Perhaps that is why Jesus was so intense and harsh in his response.  He wasn't upset that Peter tried to protect him from a death sentence.  I'm not even sure he was really upset with Peter at all.  I believe Jesus is so angry because he knows from first-hand experience exactly how Satan tempts us away from God...and how easily we fall prey to it.  Jesus wasn't calling out Peter for being tempted by Satan, he was calling out Satan for tempting Peter. 

You see, Jesus was well aware that the biggest lie that Satan tells us in order to separate us from God is to convince us to rely on our own understanding, our own power, our own expectations. Jesus knew that it was the Deceiver who put the fear into Peter's mind...and who continues to whisper it to his followers today:  Avoid the suffering...take a different route...you don't have to do this.  Do what is best for you personally and guarantees your safety and comfort.  Sacrificing for others is over-rated.  Let them take care of themselves. Don't give up your dignity or put your life on the line.

No wonder Jesus says, "Get behind me, Satan."  The entire salvation story that he had come to fulfill was being challenged in this moment of truth.  The Enemy was working overtime to keep Jesus from  establishing God's kingdom on earth...just as he is still trying to destroy it even now...by instilling fear and hesitation and by promoting pride and self-interest.  All he needs in order to be successful is for Jesus' followers to choose to take the easy, self-preserving, road of life...rather than do the hard work of loving God and loving others.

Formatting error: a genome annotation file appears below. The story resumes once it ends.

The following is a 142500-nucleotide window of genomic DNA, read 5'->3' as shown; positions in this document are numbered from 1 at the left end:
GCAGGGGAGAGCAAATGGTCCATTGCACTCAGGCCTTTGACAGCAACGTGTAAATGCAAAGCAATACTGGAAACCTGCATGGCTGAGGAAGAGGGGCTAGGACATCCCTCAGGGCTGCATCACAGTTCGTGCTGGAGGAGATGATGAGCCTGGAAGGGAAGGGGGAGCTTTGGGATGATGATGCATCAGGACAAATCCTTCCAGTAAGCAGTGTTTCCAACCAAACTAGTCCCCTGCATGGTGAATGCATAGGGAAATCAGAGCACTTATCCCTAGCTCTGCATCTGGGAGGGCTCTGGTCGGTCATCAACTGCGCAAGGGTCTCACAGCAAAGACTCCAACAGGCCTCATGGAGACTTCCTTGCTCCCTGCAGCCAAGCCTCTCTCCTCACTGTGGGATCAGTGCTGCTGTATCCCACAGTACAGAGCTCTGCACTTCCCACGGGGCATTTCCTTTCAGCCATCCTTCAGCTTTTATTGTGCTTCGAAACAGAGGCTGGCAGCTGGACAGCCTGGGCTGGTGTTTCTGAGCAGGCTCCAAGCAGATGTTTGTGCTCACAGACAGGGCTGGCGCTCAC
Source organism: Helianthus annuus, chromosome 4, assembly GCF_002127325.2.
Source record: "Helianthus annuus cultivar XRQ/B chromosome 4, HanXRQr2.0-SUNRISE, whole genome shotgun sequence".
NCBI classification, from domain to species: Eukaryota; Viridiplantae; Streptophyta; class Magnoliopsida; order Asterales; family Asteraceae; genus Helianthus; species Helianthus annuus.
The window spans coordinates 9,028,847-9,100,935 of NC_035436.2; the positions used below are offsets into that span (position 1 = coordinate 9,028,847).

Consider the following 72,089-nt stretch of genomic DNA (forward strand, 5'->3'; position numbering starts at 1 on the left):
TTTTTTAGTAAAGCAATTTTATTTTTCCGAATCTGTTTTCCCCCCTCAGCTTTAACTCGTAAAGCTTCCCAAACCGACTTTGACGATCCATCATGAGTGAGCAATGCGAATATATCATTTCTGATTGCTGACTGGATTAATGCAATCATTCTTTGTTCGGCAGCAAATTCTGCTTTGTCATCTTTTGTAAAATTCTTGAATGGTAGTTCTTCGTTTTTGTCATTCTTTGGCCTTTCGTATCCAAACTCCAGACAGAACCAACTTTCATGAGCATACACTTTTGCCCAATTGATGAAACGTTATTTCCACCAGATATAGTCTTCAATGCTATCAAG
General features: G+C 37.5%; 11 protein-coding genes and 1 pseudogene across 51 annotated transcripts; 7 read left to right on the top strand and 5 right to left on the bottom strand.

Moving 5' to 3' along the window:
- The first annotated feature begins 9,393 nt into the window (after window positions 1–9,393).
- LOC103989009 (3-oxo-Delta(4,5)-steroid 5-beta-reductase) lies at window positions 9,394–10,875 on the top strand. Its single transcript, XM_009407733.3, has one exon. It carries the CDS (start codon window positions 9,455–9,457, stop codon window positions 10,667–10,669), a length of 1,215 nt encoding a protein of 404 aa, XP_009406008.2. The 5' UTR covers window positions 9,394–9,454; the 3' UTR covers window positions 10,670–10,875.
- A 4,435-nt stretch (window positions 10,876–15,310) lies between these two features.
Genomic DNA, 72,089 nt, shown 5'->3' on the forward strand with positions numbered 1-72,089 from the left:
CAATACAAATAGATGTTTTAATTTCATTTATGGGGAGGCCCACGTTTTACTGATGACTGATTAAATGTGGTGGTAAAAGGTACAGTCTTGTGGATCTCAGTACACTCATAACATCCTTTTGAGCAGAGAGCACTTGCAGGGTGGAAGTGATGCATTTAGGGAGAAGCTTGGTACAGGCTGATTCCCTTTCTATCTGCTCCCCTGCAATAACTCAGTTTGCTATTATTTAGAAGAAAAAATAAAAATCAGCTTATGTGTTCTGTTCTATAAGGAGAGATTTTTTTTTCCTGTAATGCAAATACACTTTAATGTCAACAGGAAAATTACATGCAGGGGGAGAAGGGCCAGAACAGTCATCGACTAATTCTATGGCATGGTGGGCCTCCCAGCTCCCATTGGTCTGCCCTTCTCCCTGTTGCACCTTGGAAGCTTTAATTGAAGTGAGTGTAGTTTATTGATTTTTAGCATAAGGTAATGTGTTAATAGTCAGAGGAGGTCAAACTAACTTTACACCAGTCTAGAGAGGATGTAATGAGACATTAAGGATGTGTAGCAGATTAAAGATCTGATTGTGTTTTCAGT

And quite honestly folks, there are days when it feels as if he is succeeding on a grand scale.  Sometimes it feels as if on our best days American Christians are complacent in our faith journey - taking it for granted....and on our worst, we have adopted an entitlement mentality.  We act as if we are entitled to God's kingdom...with little investment on our part.

In our haste to embrace the idea that God's love and mercy are unmerited and boundless, which is true, we forget that to receive forgiveness and live a life of love requires something from us. 

We forget that while grace is free...it is not cheap.  There was a huge cost of suffering and sacrifice by Jesus on our behalf. And as result, we are called to be willing to do the same on his behalf. 

Friends, if Satan's deceit is timeless, then so too must be the truth of Jesus' words about the conditions for following him.  Now, in the case of the early disciples, Jesus may have very well meant they would have to give up their actual flesh and blood lives...becoming martyrs on his behalf.   But that is not our context now.  This is 21st century America.  To follow Jesus in this same bold, sacrificial, suffering-servant, sort of way  is not really about being willing to die for Jesus.  The threat is not real.  As such, denying ourselves and be willing to lose our life must be about more than our physical life. Taking up our cross must mean something other than just carrying a heavy burden.  And being saved is about more than getting into heaven. 

In fact, the "saved" life that Jesus is talking about is actually one that has been set free.   One that is unencumbered to live the gospel.  A life that is free to love the way Jesus did.  A life that is unfettered to offer compassion...to show mercy..to seek justice.  This unhindered "saved" life does not come to us by clinging tightly to the promises of the world...but instead we receive it when we get ourselves out of the way and let Christ live in and through us.  It's the ultimate definition of letting go and letting God.